Haunted by Copenhagen

Regional negotiator sceptical about outcome of global climate talks in Paris

BY KIMONE THOMPSON Associate editor -- features thompsonk@jamaicaobserver.com

Tuesday, August 11, 2015

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THE year was 2009. Chaos loomed outside the Bella Centre in Copenhagen, Denmark. Many people were unable to enter the venue of the 15th UN summit on climate change and were left standing in the cold.


To make matters worse, they were left disappointed as negotiations for a legally binding agreement to cut carbon dioxide emissions by 80 per cent by 2050 and keep global temperature rise this century to 1.5C did not materialise.


Instead, after eight draft texts and all-day talks among 115 world leaders, the Copenhagen accord - a political agreement that made no reference to either -- was produced.


It was a real blow for climate negotiators from small island states like those in the Caribbean, which is particularly vulnerable to sea-level rise and other climate shocks since it makes a significant chunk of its earnings from sea-related industries such as tourism and fishing.


Six years later, and as preparations for the 21st summit scheduled for Paris in December get into high gear, the situation still haunts people like climate negotiator on behalf of the Government of Grenada Dr Spencer Thomas.


The summit is officially called Conference of the Parties to the United Nations Framework Convention on Climate Change -- COP 21.


"We had a situation in Copenhagen that is still bothering a lot of people because they feel that we are going to have a second round of Copenhagen in Paris," Dr Thomas told the Jamaica Observer at a climate change meeting in St Lucia nearly two weeks ago.


"We left the COP with an agreement that many people have not agreed with. They accepted it, and then they spent the next couple years trying to unravel what they have; what they agreed to, so we could have the same situation coming out of Paris," he continued.


The Copenhagen experience aside, Dr Thomas explained that the slow pace of the negotiations to date has fuelled his scepticism of a good outcome from the Paris talks. Preparatory meetings have so far been convened in Bonn and Geneva.


Caricom, which negotiates as part of the Alliance of Small Island States (AOSIS), which in turn negotiates under the Group of 77 and China, is seeking to have a legally binding agreement in which developed countries commit to cutting their emissions, limiting global temperature rise to 1.5C, and putting up sums to help developing countries adapt to and recover from exposure to severe climate events like longer periods of drought, more intense and more frequent hurricanes, and coastal erosion from sea-level rise.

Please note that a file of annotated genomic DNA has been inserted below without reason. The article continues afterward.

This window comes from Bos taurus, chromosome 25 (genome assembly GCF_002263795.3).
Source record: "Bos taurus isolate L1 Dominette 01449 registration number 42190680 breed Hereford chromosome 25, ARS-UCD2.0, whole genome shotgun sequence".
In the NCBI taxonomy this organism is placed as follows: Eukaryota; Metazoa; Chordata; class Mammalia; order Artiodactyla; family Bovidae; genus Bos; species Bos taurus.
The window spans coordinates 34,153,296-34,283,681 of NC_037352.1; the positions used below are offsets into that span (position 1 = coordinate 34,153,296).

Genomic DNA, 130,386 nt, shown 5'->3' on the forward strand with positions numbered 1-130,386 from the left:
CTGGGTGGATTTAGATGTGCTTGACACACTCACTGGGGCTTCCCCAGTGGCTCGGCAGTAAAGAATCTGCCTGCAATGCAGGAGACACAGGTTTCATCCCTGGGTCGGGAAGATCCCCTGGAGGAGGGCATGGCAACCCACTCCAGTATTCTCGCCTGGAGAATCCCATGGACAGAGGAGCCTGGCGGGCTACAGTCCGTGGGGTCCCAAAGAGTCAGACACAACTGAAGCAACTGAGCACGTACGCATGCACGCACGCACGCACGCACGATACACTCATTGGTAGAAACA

"My difficulty is that we are very slow in the negotiations right now towards COP," Thomas told the Observer, adding that the progress since last year's summit in Lima, Peru, has been less than satisfactory.


"We are not getting to any clarity in the definition of what we need in Paris. If we spend so much time in the preparation meetings and we're not making progress, I am at a loss as to what progress we can make at those substantive issues in Paris itself.


"The global community is seeking to determine the nature of the agreement that we are going to have in Paris, is it legally binding? Is it an agreement in legal form? Is it a legal outcome? Also, who will be involved in the agreement? Who will eventually sign those agreements? I think all these things are up in the air," he continued.


He said members of Caricom have a very clear position going into the global summit and are not hobbled by the fact that they have far fewer negotiators than the developed countries since they don't negotiate individually.


"We know that we have a deficit in numbers but that is not all because we have to have more preparation and we have to organise ourselves better so what we have been doing in Caricom and among the Small Island Developing States is ensuring that we work as a cohesive unit. We share the load among all the participants. We have specialists who can speak on very specific subjects and we have generalists who can speak on all subjects," Dr Thomas declared.


He made reference there to technical officer in the Climate Change Division of Jamaica's environment Ministry Dr Orville Grey who is part of the region's negotiating team.


"We know what we are looking for, we know what we want, and we know what the strategies are that we are going to use to get there. The question is: Are we going to get there? And are we going to accept whatever comes out of Paris or will we reject it?" Dr Thomas articulated.


The climate specialist said the outcome of the St Lucia meeting, which was organised by the Ministry of Sustainable Development in that country, Panos Caribbean, the Friedrich Ebert Stiftung (Jamaica and the Eastern Caribbean), and other partners with a view to drafting a regional awareness strategy in the run-up to COP 21, was a glimmer of hope.


"I'm very sceptical of the outcome of Paris at this time, but at the same time, I want to underscore that a lot of good things are happening for climate change at the local level and the national level in some countries, so all is not lost," he admitted.


Asked what he thought the possible outcome of Paris would be, Thomas said:


" I think there are some countries that will not accept an agreement that will not suit their particular country; both developed and developing countries. For example, I believe that if some countries get what they think want, other countries are going to say that is not what they want. And we will have a situation where nobody will be satisfied and I think if we come to the point where no one is satisfied, we will come out of Paris with an agreement that everyone will sign on to."



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